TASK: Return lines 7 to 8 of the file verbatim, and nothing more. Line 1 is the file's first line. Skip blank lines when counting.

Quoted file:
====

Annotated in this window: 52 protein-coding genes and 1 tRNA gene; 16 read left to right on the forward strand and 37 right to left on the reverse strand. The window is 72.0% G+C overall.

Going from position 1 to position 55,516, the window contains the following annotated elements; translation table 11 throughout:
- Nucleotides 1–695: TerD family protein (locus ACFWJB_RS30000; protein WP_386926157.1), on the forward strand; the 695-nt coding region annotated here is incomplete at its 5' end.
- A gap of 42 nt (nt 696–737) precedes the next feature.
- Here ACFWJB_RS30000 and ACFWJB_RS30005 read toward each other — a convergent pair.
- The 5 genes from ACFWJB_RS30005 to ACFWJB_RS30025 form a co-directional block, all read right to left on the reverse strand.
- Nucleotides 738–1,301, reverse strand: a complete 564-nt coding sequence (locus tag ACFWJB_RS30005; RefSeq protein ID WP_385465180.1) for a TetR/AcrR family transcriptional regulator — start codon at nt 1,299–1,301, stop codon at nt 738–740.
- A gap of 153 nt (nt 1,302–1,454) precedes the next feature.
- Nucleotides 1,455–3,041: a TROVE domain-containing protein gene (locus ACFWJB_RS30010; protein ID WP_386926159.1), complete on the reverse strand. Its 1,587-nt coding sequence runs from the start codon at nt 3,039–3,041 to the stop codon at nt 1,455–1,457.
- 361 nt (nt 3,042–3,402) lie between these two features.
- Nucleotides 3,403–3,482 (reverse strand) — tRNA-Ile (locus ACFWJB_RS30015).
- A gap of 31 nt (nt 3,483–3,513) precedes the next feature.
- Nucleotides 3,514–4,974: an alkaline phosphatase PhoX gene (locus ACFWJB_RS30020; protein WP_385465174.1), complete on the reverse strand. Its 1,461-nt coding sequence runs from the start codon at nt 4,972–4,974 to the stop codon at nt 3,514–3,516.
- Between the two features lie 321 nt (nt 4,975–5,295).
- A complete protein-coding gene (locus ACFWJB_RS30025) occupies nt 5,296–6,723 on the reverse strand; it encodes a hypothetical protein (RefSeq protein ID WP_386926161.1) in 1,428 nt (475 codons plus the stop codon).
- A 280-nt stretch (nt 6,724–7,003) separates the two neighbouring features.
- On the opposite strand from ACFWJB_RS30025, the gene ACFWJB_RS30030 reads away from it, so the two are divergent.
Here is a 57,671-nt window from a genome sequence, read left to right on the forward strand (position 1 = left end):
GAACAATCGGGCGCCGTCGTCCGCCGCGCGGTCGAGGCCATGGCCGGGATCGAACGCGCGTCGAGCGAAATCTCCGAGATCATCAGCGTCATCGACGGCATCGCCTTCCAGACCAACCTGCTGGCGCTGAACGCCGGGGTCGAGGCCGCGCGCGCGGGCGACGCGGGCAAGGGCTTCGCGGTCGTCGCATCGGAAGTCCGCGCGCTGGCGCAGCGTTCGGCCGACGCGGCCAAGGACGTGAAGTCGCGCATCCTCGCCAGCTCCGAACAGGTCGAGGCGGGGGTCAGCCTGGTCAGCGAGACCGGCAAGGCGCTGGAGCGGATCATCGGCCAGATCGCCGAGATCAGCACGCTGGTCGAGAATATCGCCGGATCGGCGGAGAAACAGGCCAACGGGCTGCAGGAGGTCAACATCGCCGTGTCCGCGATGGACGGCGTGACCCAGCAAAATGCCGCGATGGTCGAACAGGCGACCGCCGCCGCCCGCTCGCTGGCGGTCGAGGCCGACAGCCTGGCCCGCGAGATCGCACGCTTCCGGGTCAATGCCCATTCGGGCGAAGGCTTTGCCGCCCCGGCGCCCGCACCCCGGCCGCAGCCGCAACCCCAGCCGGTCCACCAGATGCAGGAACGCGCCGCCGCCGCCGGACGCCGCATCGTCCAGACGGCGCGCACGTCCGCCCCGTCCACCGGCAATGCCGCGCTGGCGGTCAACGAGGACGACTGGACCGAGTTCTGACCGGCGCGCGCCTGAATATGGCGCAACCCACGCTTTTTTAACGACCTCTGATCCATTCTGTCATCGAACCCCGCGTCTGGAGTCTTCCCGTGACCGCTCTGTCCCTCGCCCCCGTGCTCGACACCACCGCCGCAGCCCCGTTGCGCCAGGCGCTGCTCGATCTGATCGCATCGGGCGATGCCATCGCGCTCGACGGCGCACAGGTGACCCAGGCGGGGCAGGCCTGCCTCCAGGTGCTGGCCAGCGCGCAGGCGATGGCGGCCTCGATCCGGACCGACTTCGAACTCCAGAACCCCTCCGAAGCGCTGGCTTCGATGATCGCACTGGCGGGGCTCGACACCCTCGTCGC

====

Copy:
- Nucleotides 738–1,301, reverse strand: a complete 564-nt coding sequence (locus tag ACFWJB_RS30005; RefSeq protein ID WP_385465180.1) for a TetR/AcrR family transcriptional regulator — start codon at nt 1,299–1,301, stop codon at nt 738–740.
- A gap of 153 nt (nt 1,302–1,454) precedes the next feature.